From: Degerstrom, Michael J. (email@example.com)
Date: Fri May 11 2001 - 07:14:38 PDT
I think the answer that Selva was looking for is that loads are typically
by their ESD protection which is often a capacitance of several picofarads
more. Years ago with TTL and CMOS, the edge rates were slow enough that
IC loads and even pcb wiring was adequately modeled with simply a load
capacitance and inductance and resistance were second order effects.
Presently many vendors also provide inductance and resistance numbers
for their ICs. The inductance can make modest difference depending on
the package used.
Mike Degerstrom Email: firstname.lastname@example.org
200 1st Street SW
Gugg. Bldg. RM 1042A Phone: (507) 284-3292
Rochester, MN 55905 FAX: (507) 284-9171
From: Inmyung Song [mailto:email@example.com]
Sent: Friday, May 11, 2001 3:16 AM
To: selvaraj subramanian ; firstname.lastname@example.org
Subject: Re: [SI-LIST] : Load - Capacitance
I guess one of the feature of capacitor is charging and discharging.
That mean, the capacitor charges the overshoot or undershoot but the edge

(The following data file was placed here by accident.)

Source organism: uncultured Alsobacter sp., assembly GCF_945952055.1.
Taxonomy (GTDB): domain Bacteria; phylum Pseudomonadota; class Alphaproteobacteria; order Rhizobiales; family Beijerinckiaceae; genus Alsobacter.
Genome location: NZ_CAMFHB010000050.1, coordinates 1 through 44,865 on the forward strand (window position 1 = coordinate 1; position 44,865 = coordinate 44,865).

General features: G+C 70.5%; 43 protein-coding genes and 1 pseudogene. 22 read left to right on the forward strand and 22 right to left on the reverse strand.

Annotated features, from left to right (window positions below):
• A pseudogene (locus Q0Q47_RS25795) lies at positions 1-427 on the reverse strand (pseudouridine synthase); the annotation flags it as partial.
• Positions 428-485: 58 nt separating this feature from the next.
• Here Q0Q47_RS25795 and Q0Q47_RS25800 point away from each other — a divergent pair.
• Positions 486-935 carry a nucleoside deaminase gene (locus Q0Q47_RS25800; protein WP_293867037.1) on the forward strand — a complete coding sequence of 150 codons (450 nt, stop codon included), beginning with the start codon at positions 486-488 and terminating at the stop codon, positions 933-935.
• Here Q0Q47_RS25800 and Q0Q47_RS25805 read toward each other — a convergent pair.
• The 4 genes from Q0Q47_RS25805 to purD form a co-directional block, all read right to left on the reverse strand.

become longer than no capacitor. Is it right?
----- Original Message -----
From: selvaraj subramanian <mailto:email@example.com>
To: firstname.lastname@example.org <mailto:email@example.com>
Sent: Friday, May 11, 2001 3:10 PM
Subject: [SI-LIST] : Load - Capacitance
Why the loads are termed in terms of capacitance rather than resistance or
**** To unsubscribe from si-list or si-list-digest: send e-mail to
firstname.lastname@example.org. In the BODY of message put: UNSUBSCRIBE
si-list or UNSUBSCRIBE si-list-digest, for more help, put HELP.
si-list archives are accessible at http://www.qsl.net/wb6tpu
This archive was generated by hypermail 2b29 : Thu Jun 21 2001 - 10:11:55 PDT